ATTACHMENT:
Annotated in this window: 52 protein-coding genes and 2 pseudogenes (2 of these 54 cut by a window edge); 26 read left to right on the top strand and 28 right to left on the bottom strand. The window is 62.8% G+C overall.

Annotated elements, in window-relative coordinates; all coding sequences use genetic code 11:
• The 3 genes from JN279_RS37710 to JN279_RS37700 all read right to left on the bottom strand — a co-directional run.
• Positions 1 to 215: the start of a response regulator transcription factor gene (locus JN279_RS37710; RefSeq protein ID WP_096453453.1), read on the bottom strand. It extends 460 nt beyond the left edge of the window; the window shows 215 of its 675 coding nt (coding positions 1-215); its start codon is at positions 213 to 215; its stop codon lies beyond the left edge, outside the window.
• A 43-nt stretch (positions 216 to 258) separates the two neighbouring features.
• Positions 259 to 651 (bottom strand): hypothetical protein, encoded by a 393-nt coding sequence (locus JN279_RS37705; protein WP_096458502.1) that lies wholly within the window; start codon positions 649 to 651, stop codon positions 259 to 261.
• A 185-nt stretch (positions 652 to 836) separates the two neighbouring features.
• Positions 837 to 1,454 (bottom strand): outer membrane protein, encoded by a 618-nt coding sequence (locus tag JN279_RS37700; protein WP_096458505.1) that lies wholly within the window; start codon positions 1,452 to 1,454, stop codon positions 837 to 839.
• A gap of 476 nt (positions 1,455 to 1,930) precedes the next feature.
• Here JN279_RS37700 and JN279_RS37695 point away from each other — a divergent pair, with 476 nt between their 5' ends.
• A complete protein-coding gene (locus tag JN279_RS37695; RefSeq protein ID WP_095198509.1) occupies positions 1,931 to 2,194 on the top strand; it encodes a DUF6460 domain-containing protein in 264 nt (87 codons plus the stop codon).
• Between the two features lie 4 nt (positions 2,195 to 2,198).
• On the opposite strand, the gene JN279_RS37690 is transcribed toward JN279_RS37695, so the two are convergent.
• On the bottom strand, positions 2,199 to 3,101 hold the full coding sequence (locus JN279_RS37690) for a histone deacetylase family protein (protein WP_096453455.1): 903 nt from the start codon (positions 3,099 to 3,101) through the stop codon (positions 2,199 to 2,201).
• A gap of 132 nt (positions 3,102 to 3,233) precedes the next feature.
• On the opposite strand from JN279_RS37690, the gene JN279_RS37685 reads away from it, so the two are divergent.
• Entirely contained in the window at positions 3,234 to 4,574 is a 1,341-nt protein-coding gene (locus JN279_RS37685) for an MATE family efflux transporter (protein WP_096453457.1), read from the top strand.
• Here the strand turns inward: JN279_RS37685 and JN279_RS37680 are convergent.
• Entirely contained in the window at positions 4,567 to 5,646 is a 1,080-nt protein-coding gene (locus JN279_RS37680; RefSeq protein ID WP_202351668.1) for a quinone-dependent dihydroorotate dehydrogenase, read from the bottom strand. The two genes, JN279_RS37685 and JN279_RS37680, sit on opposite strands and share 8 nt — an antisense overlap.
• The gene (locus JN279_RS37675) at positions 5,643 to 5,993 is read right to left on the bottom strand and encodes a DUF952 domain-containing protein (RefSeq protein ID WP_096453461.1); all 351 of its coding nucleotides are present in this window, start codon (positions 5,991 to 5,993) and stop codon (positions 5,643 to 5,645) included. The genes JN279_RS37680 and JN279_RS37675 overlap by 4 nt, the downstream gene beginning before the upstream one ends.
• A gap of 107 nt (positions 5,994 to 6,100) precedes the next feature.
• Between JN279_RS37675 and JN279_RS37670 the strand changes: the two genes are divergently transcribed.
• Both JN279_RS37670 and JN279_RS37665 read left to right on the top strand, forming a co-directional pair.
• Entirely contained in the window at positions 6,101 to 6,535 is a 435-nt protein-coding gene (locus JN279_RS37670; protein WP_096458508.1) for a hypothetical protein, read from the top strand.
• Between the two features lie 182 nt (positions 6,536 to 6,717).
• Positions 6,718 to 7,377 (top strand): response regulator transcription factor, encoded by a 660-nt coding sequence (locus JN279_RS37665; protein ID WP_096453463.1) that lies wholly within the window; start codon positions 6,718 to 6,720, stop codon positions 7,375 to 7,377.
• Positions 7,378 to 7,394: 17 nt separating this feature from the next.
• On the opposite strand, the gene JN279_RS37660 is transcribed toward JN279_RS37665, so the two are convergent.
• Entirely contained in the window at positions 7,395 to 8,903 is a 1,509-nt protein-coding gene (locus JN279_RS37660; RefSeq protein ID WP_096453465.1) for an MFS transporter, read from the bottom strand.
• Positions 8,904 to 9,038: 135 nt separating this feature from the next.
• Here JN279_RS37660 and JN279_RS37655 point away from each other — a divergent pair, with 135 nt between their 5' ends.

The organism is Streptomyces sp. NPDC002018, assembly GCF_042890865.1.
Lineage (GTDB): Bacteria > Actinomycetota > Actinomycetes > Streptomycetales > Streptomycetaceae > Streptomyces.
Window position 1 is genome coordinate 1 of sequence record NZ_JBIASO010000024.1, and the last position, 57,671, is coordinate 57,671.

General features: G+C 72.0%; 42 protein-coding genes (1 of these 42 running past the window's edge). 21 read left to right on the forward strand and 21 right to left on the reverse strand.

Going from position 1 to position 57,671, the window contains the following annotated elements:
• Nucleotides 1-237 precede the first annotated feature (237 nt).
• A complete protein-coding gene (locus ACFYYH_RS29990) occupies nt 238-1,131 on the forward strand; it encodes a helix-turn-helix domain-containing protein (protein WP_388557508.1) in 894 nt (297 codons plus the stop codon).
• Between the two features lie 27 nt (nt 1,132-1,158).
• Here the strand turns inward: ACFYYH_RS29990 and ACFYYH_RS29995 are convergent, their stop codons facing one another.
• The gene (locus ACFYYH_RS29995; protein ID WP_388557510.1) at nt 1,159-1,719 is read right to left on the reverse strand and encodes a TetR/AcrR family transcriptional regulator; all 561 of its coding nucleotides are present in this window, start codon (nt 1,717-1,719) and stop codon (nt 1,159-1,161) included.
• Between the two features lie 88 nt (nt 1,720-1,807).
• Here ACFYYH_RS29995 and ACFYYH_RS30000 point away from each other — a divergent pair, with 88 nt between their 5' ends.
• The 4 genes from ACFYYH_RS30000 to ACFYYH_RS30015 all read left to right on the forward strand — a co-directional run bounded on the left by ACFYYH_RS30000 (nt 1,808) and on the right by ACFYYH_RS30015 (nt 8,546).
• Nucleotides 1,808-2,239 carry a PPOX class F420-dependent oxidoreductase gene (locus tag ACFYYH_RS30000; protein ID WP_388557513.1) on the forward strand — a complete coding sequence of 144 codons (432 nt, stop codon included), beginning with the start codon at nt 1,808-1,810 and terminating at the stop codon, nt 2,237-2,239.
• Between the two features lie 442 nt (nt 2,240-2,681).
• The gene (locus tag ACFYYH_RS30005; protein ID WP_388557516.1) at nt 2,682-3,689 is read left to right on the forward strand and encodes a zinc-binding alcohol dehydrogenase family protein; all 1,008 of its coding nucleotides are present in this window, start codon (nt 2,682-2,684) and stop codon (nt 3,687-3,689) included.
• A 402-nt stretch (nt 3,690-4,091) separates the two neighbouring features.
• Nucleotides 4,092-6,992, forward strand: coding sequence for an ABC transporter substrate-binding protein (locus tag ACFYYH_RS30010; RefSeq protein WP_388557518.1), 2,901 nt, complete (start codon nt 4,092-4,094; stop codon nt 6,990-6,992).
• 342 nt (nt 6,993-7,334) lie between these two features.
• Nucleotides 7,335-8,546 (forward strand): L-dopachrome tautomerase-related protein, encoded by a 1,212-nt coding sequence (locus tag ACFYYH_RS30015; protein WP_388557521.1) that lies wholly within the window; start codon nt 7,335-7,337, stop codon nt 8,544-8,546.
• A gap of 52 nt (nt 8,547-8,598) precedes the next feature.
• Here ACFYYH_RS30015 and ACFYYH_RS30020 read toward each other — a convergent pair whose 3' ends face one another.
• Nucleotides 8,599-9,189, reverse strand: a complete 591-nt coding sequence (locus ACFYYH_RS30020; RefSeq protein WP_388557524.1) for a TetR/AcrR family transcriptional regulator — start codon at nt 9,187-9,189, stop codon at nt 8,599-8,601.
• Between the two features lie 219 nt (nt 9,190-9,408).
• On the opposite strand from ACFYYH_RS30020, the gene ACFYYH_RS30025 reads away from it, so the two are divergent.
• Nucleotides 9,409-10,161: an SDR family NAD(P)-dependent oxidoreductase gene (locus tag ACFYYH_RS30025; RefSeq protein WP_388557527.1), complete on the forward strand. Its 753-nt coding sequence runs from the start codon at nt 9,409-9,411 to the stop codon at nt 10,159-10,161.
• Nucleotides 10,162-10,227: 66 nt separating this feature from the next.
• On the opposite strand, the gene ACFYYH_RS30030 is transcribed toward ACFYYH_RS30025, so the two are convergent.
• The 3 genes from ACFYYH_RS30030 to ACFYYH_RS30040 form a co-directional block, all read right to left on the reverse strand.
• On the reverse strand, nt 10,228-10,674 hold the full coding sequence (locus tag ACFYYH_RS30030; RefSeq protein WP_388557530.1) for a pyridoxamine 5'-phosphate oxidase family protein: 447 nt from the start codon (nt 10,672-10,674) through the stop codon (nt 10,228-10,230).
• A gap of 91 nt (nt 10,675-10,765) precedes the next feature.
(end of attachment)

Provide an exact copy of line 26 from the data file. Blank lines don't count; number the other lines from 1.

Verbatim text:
• Positions 6,718 to 7,377 (top strand): response regulator transcription factor, encoded by a 660-nt coding sequence (locus JN279_RS37665; protein ID WP_096453463.1) that lies wholly within the window; start codon positions 6,718 to 6,720, stop codon positions 7,375 to 7,377.